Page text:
When jeweller Michael Hills decided to put in a few golf holes for friends and family to play next to his house on acreage near Arrowtown, the project evolved quite quickly from a couple of holes to nine holes to a full blown championship layout.
Designed by John Darby ( with Brett Thomson assisting ) The Hills very quickly established itself as one of New Zealand's premier golf courses, and certainly one of the more exclusive...
Michael Hills' jewellery business was obviously very successful, and he has put every effort into making The Hills GC another venture he could be very proud of.
Although relatively young the Hills has already hosted a number of significant professional tournaments, and again this year hosts the NZ Open. The images being televised out around the world are absolutely invaluable marketing for NZ golf, Queenstown, and The Hills itself.
Queenstown is one of those locations that comes up a treat in photographs and television, with the combination of lake, verdant green valleys, and (often) snow capped mountains a spectacular background.
Green fees at The Hills are $500 per round, so not everybody will want to play here. By charging very high green fees, and correspondingly high annual memberships Hill has created a real feel of exclusivity to The Hills.
So is it worth it?
I had followed my son Tim around The Hills a number of times when he was playing events, and was somewhat familiar with the layout. But playing oneself is a different thing, and I had the pleasure of teeing off at the Hills with local tour operator Stephen Jensen ( playing off 1 ), and Jack's Point general Manager John Griffin. John is also a teaching professional and a bit of a legend in New Zealand having coached a number of successful professionals ( Phil Tatuarangi ). He was also previously the manager at The Hills. John was our host for the day.
The general terrain is quite undulating, with significant elevation change throughout the round.
As you would expect the course was in very good condition, although the greens were a tad slower than I expected. This is probably because of preparations for The Open.
Each hole demands a decent tee shot to keep you in the hole. With plenty of strategic bunkering, the tee shot nearly always had to negotiate a cluster of bunkers, a sea of browntop ( long rough ), or water, or rocks or all of the above. It is one thing to hit the fairway, and quite another to position oneself for the approach shot. A good number of the green sites were elevated, well protected by bunkers, and generally required a well struck approach to stay on the dance floor.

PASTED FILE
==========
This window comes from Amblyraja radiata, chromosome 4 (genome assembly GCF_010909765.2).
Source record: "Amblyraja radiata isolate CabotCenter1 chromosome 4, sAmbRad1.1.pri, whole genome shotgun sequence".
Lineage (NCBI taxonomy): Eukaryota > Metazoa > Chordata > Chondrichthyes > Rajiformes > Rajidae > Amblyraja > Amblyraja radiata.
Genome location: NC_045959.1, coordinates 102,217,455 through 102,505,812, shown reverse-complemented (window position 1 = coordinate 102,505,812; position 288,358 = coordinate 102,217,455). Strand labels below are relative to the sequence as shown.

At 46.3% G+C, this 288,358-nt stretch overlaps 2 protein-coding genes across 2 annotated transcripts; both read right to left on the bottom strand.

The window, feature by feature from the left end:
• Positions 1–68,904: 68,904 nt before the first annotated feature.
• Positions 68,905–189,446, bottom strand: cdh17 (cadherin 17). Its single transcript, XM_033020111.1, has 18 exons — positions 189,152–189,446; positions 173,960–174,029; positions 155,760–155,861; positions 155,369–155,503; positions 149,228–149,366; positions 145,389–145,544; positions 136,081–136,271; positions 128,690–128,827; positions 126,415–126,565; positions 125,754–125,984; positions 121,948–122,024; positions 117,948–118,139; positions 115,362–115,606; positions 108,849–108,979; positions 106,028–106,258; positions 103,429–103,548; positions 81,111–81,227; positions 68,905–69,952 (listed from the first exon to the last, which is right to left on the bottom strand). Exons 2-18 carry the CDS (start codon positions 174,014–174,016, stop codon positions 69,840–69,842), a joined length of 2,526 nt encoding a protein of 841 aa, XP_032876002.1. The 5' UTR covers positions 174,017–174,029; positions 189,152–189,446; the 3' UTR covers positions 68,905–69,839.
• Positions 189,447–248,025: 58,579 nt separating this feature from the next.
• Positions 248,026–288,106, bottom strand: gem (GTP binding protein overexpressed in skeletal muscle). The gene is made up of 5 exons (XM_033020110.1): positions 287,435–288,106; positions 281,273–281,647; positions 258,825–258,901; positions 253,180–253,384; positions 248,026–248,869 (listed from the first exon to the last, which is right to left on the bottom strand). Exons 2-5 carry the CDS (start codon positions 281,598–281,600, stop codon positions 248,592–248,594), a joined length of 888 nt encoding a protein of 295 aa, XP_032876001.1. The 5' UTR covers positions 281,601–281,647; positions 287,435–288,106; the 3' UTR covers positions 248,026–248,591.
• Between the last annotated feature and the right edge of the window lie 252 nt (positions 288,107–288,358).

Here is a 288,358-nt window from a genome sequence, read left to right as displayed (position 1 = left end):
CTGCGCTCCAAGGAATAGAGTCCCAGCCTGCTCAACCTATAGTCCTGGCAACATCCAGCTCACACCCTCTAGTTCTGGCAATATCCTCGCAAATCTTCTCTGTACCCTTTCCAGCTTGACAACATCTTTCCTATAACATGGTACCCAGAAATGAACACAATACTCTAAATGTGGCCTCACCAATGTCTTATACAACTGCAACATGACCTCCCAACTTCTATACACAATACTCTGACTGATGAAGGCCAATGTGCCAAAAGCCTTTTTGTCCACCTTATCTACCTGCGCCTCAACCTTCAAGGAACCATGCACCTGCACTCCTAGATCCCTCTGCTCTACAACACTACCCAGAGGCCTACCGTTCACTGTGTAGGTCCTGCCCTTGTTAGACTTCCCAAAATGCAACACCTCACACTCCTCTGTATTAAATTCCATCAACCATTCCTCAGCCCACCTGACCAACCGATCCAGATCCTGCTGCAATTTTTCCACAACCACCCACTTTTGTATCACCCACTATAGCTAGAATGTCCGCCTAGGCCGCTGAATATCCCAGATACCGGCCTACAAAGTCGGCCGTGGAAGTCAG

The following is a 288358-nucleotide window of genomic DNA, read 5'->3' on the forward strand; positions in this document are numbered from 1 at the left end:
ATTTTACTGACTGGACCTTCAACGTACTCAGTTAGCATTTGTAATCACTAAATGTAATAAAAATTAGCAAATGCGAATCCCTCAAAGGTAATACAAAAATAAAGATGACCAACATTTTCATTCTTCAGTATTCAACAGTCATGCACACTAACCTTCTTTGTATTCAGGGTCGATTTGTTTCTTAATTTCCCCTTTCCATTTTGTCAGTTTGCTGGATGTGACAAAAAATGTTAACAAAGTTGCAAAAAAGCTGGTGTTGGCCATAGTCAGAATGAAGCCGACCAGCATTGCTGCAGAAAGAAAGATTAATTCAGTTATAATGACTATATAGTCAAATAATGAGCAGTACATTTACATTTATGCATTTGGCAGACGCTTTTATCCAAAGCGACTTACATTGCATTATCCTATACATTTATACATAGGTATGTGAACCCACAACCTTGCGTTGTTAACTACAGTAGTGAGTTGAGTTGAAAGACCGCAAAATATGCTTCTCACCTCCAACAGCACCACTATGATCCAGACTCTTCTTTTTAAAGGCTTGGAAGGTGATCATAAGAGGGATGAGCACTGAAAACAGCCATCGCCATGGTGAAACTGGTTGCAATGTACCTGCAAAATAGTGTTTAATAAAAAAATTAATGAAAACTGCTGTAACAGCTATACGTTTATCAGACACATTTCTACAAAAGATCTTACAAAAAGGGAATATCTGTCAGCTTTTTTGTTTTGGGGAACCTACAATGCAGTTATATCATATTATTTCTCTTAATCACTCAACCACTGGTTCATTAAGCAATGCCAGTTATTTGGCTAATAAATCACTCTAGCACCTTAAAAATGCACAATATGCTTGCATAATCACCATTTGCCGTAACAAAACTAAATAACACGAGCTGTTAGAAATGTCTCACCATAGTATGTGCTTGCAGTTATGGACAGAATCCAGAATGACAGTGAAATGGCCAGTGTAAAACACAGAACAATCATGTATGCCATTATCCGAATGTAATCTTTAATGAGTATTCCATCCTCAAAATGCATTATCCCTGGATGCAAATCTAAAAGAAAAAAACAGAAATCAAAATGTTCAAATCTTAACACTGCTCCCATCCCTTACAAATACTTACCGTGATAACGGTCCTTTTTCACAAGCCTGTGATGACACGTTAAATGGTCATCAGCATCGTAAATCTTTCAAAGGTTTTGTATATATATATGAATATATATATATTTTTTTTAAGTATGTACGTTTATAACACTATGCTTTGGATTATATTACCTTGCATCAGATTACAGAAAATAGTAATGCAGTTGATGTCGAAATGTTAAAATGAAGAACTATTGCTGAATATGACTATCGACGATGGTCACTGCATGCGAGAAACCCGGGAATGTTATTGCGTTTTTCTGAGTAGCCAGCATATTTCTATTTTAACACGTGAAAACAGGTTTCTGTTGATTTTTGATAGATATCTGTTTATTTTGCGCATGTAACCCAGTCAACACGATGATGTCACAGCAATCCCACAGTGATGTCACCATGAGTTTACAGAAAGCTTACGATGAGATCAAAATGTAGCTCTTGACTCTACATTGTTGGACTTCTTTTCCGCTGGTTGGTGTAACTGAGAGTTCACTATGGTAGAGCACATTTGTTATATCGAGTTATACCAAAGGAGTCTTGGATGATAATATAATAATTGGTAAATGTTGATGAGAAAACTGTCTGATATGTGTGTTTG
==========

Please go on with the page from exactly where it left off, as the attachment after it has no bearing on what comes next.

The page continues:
The contouring of the greens, as well as the bunkering and other protection ensured that an approach shot from the non preferred areas of the fairway required a significantly more skillful shot to hit and hold the green.
I could appreciate that in tournament conditions - a bit firmer and faster- these greens could be devilishly tricky. Hard to hit and hold, and hard to read! They have movement but with mountains all around sometimes which way the green slopes ran and thus turned was hard to pick.
We played in sunny conditions, with a light breeze making it the most pleasant of days to play. It is a gorgeous setting for golf, and never lacking for interest. Apart from the golf, Michael Hill has introduced a number of sculptures/ statues around the course.
Bizarre was my initial impression!!
But I must admit I did warm to these artistic additions. I particularly liked the horses and concluded that all of these artefacts added a level of interest to an already interesting journey around the links.
The course is routed in such a way that the holes gradually move around different points of the compass and give you different wind conditions- all quite nicely done. I really liked the combination of shorter 'birdie' holes with some real brute par 4's. Because of the elevated nature of the greens in particular I would suggest there is not an easy hole on the course, but a number that are very difficult. There are just no weak holes.
As a general rule I like short par 4's that require you to make decisions on placement, sometimes dependent on pin positions, and holes 2,5 & 15 fall in that category. Each of these hole could yield a birdie or a double bogey....
All 4 of the par 5's were very good ( 1, 9, 13, 17 ) but 17 will stay in the memory banks with a lovely journey up the valley between the cliffs with bunker left and right as well, and a waterfall in one of the bunkers.
The view to the green and beyond down the valley is just lovely!
I had a most enjoyable day at The Hills, with gorgeous weather and great company.
It is a wonderful golfing experience, and if you can afford the $500 green fee you will enjoy your day.
So how good is it?
Very good, but definitely a course for the better player.
You need length, flight and accuracy!
John Darby ( & Brett Thomson ) also designed nearby Jack's Point. Jack's Point is even more visually spectacular, with views of the lake, and The Remarkables as a backdrop.
And it is less than half the price!
Which is better?
After only one game at The Hills I would say they are both very good, and I am sitting firmly on the fence!
The Travelling Golfer regularly hosts or organises group golfing trips to Queenstown. Jack's Point, Millbrook & Arrowtown, plus the variety of activities and the life of Queenstown itself, make for a golfing destination that is both fun and easy.
The Hills makes a very fine addition to that trip if the green fee is within your budget.